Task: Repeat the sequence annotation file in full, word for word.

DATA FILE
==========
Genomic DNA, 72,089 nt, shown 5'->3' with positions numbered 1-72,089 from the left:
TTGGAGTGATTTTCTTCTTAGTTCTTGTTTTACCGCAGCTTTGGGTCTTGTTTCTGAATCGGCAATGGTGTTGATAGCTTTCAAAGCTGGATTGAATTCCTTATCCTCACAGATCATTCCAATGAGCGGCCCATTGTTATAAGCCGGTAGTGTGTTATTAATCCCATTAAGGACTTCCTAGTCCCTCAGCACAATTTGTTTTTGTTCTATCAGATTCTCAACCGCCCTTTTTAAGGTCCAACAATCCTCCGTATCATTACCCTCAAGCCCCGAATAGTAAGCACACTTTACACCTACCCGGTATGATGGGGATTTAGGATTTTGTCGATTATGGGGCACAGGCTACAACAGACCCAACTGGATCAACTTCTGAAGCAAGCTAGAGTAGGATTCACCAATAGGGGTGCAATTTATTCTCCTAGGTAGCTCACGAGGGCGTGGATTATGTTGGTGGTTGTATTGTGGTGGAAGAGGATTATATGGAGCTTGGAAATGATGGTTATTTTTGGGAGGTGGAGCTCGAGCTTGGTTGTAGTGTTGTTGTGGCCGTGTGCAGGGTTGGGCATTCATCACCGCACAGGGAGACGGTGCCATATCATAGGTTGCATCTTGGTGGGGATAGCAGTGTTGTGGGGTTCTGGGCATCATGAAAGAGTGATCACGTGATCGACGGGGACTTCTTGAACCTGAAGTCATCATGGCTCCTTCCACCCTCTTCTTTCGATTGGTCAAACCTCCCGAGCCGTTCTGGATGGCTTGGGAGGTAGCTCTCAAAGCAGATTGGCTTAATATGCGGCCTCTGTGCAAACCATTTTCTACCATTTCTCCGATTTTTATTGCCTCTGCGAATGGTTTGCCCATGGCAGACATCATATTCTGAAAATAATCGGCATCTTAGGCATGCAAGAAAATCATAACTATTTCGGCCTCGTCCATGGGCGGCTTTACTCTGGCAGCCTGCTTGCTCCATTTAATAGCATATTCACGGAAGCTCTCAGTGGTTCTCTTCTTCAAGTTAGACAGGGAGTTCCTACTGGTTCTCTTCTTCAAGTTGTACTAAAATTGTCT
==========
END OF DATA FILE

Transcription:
Genomic DNA, 72,089 nt, shown 5'->3' with positions numbered 1-72,089 from the left:
TTGGAGTGATTTTCTTCTTAGTTCTTGTTTTACCGCAGCTTTGGGTCTTGTTTCTGAATCGGCAATGGTGTTGATAGCTTTCAAAGCTGGATTGAATTCCTTATCCTCACAGATCATTCCAATGAGCGGCCCATTGTTATAAGCCGGTAGTGTGTTATTAATCCCATTAAGGACTTCCTAGTCCCTCAGCACAATTTGTTTTTGTTCTATCAGATTCTCAACCGCCCTTTTTAAGGTCCAACAATCCTCCGTATCATTACCCTCAAGCCCCGAATAGTAAGCACACTTTACACCTACCCGGTATGATGGGGATTTAGGATTTTGTCGATTATGGGGCACAGGCTACAACAGACCCAACTGGATCAACTTCTGAAGCAAGCTAGAGTAGGATTCACCAATAGGGGTGCAATTTATTCTCCTAGGTAGCTCACGAGGGCGTGGATTATGTTGGTGGTTGTATTGTGGTGGAAGAGGATTATATGGAGCTTGGAAATGATGGTTATTTTTGGGAGGTGGAGCTCGAGCTTGGTTGTAGTGTTGTTGTGGCCGTGTGCAGGGTTGGGCATTCATCACCGCACAGGGAGACGGTGCCATATCATAGGTTGCATCTTGGTGGGGATAGCAGTGTTGTGGGGTTCTGGGCATCATGAAAGAGTGATCACGTGATCGACGGGGACTTCTTGAACCTGAAGTCATCATGGCTCCTTCCACCCTCTTCTTTCGATTGGTCAAACCTCCCGAGCCGTTCTGGATGGCTTGGGAGGTAGCTCTCAAAGCAGATTGGCTTAATATGCGGCCTCTGTGCAAACCATTTTCTACCATTTCTCCGATTTTTATTGCCTCTGCGAATGGTTTGCCCATGGCAGACATCATATTCTGAAAATAATCGGCATCTTAGGCATGCAAGAAAATCATAACTATTTCGGCCTCGTCCATGGGCGGCTTTACTCTGGCAGCCTGCTTGCTCCATTTAATAGCATATTCACGGAAGCTCTCAGTGGTTCTCTTCTTCAAGTTAGACAGGGAGTTCCTACTGGTTCTCTTCTTCAAGTTGTACTAAAATTGTCT